when they fight with each other, which ones win?
by Ruth S. Foster
As the leaves fall away from trees, shrubs and flower beds, evergreen foliage becomes more noticeable and more cherished. None so much as the ground covers that keep the bare earth green during the darkening days of winter. Planting time for ground covers is in spring when their rooting hormones run, but thinking time for them is now and through the winter. As the leaves fall, and beds become bare, look around and see where you wish you had some greenery.
One nice thing about ground covers is that you don't have to rake out the leaves. Though they may lie atop the ground cover plants now, as winter proceeds, they will drop through to the ground, to decay into nice healthful compost. And this will happen without your lifting a finger to help. When you plant ground covers near each other, they compete for their place. I have done that and ended up with certain ones winning, and others being lost. When I was young and naive, I thought a border of moss would be more elegant than just plain pachysandra along the front walk. Little did I know. One can find lots of lists of ground covers, but they never tell you how each will grow over time. And more important , who wins when they fight with each other for space and light.
So here is a list of some temperate region evergreen ground covers that prefer shade beginning with the wimps and ending with the most invasive.
MossThis very delicate, soft, undulating choice ground cover is the sophisticated gardener's dream. However, it's hard to establish and has to be hand weeded several times a year. My pachysandra has totally overgrown the elegant moss border. It's gone. Moss likes dank, shady, acid soil. Buttermilk is the old fashioned way to get it going. Clumps and patches are planted in suitable locations. There are many varieties. It will often grow spontaneously in an area that has been treated with herbicides where most other plants won't take hold.
European Ginger - Another very choice ground cover with shiny heart shaped leaves. It's slow to establish and needs to be hand weeded or most other plants will overwhelm it.
Ajuga whose other name is bugle weed (which immediately tells you it is not so choice) spreads rapidly. It has leaves that stay bronze or reddish throughout winter and blue flower stalks cover it in May and June. After flowering, these can be mowed, or weed-whacked off and it stays nice, neat and carefree all summer. Though it prefers semi-shade, it will do well in sun. Though it's tough enough to overgrow ginger or moss, ajuga will be overtaken by all the more vigorous ground covers that follow.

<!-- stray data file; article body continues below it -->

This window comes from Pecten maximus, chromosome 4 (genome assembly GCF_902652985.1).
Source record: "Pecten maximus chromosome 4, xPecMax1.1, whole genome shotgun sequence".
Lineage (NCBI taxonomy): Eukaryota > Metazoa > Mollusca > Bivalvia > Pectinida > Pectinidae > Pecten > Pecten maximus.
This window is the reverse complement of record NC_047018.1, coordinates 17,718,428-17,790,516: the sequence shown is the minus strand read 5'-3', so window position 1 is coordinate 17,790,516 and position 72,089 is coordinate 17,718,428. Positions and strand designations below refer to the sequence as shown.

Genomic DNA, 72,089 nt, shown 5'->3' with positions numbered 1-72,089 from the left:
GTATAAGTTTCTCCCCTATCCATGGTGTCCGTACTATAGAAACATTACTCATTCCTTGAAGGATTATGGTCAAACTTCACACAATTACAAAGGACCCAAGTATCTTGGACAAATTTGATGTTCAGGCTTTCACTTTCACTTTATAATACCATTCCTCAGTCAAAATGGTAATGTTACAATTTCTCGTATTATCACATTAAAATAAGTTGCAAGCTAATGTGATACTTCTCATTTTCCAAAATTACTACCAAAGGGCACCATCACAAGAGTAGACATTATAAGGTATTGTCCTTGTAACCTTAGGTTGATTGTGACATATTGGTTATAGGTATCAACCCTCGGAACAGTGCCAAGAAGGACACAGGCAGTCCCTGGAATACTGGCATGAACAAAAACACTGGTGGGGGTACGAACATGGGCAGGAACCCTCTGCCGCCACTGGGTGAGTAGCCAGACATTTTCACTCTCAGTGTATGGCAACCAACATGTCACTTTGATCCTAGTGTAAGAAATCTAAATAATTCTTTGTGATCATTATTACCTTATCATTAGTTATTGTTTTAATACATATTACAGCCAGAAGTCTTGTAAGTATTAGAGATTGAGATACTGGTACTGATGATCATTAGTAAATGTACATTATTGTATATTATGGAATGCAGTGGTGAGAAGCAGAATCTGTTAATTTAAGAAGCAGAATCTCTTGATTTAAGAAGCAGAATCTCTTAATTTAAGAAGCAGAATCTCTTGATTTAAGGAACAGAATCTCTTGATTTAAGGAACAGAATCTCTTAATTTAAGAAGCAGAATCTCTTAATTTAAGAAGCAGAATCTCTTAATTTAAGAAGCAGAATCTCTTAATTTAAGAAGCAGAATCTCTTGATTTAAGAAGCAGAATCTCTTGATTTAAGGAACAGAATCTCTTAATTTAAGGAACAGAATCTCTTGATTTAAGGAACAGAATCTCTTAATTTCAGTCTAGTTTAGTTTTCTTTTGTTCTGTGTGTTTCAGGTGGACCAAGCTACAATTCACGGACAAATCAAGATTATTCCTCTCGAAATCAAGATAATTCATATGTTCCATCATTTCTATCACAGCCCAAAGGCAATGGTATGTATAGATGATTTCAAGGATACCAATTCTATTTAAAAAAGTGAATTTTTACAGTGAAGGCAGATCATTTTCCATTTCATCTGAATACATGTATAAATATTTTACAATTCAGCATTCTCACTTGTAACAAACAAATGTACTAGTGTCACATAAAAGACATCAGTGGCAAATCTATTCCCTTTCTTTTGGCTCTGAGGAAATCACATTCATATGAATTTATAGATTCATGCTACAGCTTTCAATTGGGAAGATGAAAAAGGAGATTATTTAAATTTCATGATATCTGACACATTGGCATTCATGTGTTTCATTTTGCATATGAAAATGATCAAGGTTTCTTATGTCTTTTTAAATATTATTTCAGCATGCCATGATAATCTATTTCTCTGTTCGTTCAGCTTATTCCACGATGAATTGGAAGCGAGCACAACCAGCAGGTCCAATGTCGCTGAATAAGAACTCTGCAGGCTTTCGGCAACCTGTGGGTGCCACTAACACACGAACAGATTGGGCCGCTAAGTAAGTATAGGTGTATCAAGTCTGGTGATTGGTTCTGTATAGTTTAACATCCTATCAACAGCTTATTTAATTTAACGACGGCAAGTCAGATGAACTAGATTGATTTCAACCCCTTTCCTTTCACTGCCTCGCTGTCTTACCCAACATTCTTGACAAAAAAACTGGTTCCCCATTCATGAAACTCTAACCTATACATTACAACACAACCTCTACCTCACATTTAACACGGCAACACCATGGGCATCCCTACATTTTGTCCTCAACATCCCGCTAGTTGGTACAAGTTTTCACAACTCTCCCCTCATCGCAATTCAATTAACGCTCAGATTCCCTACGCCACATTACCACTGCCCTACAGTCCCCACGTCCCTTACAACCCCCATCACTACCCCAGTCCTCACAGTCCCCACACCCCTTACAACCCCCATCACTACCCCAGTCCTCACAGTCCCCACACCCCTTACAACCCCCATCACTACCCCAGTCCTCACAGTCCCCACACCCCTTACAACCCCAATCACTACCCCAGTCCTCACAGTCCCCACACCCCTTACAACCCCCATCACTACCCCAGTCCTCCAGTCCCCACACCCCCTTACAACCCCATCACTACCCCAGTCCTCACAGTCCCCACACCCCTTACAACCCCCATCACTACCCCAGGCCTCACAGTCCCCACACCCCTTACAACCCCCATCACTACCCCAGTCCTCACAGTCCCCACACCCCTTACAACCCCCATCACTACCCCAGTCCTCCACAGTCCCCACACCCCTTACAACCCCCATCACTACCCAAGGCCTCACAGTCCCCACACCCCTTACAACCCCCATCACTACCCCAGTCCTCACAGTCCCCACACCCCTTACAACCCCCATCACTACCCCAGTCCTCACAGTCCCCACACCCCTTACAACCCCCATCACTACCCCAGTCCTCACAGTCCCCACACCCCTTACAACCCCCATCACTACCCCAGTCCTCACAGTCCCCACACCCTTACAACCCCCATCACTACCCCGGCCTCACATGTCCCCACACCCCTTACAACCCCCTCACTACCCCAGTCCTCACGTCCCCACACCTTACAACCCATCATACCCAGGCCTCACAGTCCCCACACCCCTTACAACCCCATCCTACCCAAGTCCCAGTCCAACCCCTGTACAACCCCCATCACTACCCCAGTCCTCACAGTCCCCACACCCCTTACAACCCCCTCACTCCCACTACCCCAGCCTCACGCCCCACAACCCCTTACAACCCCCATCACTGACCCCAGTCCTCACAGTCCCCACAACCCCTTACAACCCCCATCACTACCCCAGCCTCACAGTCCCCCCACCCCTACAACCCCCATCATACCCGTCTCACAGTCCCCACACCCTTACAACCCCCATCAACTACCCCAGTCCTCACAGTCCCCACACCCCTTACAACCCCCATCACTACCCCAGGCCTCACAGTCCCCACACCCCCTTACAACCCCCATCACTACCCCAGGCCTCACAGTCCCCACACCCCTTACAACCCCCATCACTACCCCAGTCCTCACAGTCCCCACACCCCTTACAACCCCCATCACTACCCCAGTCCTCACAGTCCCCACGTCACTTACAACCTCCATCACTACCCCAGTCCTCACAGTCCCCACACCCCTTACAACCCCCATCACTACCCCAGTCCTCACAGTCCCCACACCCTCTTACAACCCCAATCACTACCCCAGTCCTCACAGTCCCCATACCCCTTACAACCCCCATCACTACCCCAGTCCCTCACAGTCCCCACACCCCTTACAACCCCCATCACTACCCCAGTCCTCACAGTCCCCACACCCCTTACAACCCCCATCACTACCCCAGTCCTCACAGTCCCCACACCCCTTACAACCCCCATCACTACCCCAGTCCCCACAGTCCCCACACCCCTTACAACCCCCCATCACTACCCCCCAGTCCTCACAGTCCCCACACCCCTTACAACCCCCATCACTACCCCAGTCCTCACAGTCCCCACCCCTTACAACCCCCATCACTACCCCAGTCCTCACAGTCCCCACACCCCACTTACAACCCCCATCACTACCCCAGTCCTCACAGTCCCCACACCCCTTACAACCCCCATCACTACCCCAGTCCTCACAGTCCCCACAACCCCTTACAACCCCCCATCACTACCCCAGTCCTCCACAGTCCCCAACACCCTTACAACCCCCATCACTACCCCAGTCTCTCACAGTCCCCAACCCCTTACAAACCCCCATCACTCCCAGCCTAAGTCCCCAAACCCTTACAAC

Myrtle Also called periwinkle or vinca, is my favorite. It stays neat. It has nice, small green leaves plus blue or white flowers in spring. Although it's a vigorous spreader, it does not climb , however, it will overgrow a perennial bed and has to be pulled off small plants. Because it is low and somewhat delicate, tough perennial plants can co-exist and grow through it. Among them aretall daylilies, lily of the valley, hayscented fern, wild geranium, w ild anemone and false solomon's seal. Myrtle is subject to rot diseases so may not survive under a sprinkler system. I only water mine when the leaves begin to droop during droughts, which is seldom. In time, pachysandra, euonymus and ivy will overrun myrtle, so it should be kept in a bed by itself.
Pachysandra This tough Japanese spurge spreads rapidly by underground runners if planted in spring. A shade lover, in sun the foliage will often turn yellowish, but if kept moist , usually survives. It gets leggy and messy looking, which can be solved by a mowing or weed-whacking at about 3 inches in spring. New green shoots will appear.
Baltic Ivy is a classic ground cover vine, nice, shiny green and very useful. It too gets messy, but can be mowed, and after a few weeks, will put out new leaves. It's main problem is that it spreads up, down, on buildings, shrubs, trees, in the lawn, over the other ground covers, in the flower beds. Hand pulling is all that works, and that's a pain. Use it where it can just be let grow. It's good to cover chain link fences. I have finally resigned myself to a large section of nice baltic ivy lawn which gets mowed a few times a year.
Euonymus (E. radicans) is an even more vigorous climbing vine that performs about like ivy, except that it's taller, irregular, and gets scale insects. However, it works well where one want something to climb up a dead tree trunk or fill an area with a tall mound of stuff. (Not all euonymus varieties are evergreen.)